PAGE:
AMERICAN RESEARCH UNIVERSITIES ARE tremendously successful institutions. Commonly touted as the best in the world, they attract students from all over the globe and many more applicants from the United States than they can enroll. They receive billions in “investments”–gifts and grants from individuals, companies, and governments–and are credited with holding the key to technological progress and economic growth. They have established a near monopoly on access to prestigious and lucrative careers. The men who struggled to build these institutions must be resting in their graves with self-congratulatory grins. Or are they?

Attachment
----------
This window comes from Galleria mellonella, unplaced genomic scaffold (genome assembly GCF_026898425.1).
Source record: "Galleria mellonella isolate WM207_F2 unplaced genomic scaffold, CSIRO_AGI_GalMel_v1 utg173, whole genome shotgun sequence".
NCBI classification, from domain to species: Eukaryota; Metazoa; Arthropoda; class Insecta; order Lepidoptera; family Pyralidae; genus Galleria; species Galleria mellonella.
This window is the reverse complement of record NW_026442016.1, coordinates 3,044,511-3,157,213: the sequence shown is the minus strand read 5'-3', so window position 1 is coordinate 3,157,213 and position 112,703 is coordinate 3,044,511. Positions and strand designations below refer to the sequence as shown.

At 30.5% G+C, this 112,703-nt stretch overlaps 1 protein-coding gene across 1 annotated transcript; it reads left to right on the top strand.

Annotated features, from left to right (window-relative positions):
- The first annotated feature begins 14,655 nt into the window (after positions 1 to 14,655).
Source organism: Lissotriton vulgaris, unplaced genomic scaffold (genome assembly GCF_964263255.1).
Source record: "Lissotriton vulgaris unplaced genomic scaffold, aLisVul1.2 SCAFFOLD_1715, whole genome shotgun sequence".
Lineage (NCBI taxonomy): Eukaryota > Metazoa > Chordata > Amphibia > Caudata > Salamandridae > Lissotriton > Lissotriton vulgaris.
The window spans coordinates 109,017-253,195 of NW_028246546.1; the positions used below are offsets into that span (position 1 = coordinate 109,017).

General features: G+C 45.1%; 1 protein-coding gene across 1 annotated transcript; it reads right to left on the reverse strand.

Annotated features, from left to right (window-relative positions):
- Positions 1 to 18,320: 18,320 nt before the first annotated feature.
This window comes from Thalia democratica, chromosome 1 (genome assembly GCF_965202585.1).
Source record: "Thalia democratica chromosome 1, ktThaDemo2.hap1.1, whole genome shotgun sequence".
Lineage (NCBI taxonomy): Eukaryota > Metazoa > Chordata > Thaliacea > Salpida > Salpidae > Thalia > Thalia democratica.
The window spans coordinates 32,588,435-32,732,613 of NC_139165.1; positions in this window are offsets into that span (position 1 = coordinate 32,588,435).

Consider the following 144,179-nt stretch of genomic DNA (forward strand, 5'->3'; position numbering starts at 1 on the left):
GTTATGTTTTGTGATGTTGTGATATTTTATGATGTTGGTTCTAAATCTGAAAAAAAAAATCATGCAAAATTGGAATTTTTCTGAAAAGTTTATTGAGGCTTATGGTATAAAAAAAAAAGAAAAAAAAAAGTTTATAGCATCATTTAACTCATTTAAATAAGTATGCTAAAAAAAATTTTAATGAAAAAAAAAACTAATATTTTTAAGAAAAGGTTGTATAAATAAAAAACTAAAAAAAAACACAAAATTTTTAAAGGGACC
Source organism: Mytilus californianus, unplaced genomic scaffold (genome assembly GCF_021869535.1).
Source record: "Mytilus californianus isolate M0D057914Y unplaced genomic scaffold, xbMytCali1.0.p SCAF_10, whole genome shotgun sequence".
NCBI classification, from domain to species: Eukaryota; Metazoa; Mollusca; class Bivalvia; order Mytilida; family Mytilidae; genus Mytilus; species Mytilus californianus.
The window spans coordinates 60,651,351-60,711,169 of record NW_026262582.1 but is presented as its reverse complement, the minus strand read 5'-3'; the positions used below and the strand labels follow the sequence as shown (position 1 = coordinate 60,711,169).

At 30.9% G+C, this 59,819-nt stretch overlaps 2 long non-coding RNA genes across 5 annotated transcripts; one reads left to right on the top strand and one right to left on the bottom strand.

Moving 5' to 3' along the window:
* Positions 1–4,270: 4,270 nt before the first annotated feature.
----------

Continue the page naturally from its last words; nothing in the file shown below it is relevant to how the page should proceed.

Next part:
In this essay, I focus not on the wonderful accomplishments of the university, but rather on one of its discontents: its uncertainty and apprehension regarding moral questions. The builders of the modern university expected that the research conducted within it would solve moral problems–it would provide authoritative instruction on how to live and how to shape a more perfect society. But within a generation, it became clear that this expectation would not be easily fulfilled. Indeed, many of the faculty housed in these new universities were ready to wash their hands of moral concerns. The university faced a crisis: Did it serve to advance morality? And if so, how? The success of the university in producing knowledge and training skilled professionals has compensated for and masked the moral crisis. But nonetheless, the problem of morality continues to plague American higher education. Universities have been unable either to fully incorporate morality or to comfortably abandon a moral mission. This is the unresolved legacy of the creation of the modern research university.